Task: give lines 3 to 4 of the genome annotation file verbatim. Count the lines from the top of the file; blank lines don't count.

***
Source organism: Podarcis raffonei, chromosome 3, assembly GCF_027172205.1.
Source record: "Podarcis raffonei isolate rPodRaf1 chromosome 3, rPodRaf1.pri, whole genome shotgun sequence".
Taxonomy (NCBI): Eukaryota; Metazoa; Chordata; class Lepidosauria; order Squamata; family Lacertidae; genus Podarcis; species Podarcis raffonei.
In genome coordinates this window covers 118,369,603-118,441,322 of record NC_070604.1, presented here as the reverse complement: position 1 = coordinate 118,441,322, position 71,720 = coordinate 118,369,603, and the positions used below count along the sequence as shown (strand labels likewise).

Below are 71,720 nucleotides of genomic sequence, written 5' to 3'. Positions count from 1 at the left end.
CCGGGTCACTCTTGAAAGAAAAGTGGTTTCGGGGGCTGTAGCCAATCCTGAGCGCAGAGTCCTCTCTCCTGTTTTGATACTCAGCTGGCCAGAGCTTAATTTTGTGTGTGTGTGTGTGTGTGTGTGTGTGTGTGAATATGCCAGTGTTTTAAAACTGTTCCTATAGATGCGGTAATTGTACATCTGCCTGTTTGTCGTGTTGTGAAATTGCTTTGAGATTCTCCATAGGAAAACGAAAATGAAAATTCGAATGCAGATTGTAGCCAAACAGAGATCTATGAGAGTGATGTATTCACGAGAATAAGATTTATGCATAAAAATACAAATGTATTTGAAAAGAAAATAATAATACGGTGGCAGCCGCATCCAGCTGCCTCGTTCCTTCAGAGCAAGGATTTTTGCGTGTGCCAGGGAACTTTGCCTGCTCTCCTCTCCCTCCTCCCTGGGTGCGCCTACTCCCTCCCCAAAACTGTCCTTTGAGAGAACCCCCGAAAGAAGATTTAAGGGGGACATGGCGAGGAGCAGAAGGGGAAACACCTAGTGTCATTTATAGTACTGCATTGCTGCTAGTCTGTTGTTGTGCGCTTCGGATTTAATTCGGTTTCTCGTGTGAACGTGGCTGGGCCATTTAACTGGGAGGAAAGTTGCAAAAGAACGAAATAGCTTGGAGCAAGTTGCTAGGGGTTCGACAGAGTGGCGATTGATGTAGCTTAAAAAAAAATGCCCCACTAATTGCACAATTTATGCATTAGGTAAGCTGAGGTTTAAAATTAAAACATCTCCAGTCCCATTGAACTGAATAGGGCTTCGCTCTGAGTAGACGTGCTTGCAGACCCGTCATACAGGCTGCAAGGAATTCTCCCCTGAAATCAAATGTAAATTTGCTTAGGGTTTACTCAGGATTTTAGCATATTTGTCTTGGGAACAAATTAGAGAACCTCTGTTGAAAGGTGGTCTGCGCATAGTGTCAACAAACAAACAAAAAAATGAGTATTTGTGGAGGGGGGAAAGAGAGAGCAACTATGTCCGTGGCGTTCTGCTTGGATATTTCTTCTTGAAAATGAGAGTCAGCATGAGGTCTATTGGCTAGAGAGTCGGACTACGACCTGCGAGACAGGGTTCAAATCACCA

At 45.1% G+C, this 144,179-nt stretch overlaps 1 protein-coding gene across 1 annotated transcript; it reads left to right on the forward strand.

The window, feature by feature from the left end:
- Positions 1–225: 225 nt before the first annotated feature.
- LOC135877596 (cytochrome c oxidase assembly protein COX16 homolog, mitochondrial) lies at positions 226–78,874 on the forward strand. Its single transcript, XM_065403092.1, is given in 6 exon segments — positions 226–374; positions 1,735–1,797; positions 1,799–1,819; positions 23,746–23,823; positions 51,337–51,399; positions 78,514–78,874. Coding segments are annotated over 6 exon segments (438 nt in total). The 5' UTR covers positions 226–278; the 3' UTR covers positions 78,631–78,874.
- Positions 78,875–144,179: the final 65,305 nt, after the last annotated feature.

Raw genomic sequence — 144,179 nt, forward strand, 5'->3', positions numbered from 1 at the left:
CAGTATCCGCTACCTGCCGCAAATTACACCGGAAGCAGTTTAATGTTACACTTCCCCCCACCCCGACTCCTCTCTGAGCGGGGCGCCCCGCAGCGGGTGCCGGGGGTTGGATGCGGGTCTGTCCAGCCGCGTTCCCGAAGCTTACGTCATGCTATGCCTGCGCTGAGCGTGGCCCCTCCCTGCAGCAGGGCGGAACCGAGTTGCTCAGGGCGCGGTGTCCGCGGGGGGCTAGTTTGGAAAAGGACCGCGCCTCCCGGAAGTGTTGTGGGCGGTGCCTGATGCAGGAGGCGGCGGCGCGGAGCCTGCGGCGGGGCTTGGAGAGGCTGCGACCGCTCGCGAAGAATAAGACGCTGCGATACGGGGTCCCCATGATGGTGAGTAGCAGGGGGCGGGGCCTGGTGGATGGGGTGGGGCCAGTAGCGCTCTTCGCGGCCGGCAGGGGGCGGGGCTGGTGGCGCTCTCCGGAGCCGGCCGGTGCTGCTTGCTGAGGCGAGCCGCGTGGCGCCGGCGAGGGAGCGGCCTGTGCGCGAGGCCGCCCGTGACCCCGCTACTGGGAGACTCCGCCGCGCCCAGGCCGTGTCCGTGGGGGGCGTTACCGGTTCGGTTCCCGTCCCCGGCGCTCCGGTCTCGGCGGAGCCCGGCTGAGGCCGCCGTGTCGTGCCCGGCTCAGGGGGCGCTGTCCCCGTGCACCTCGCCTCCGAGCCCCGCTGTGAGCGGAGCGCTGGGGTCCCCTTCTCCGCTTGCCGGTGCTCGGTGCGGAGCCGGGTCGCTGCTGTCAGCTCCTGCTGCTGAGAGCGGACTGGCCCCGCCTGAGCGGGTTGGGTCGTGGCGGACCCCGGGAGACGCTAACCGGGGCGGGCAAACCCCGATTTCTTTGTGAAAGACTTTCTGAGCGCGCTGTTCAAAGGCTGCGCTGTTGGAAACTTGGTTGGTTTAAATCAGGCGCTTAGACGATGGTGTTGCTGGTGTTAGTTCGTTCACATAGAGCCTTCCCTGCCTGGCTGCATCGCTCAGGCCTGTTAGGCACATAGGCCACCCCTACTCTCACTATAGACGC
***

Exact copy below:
Taxonomy (NCBI): Eukaryota; Metazoa; Chordata; class Lepidosauria; order Squamata; family Lacertidae; genus Podarcis; species Podarcis raffonei.
In genome coordinates this window covers 118,369,603-118,441,322 of record NC_070604.1, presented here as the reverse complement: position 1 = coordinate 118,441,322, position 71,720 = coordinate 118,369,603, and the positions used below count along the sequence as shown (strand labels likewise).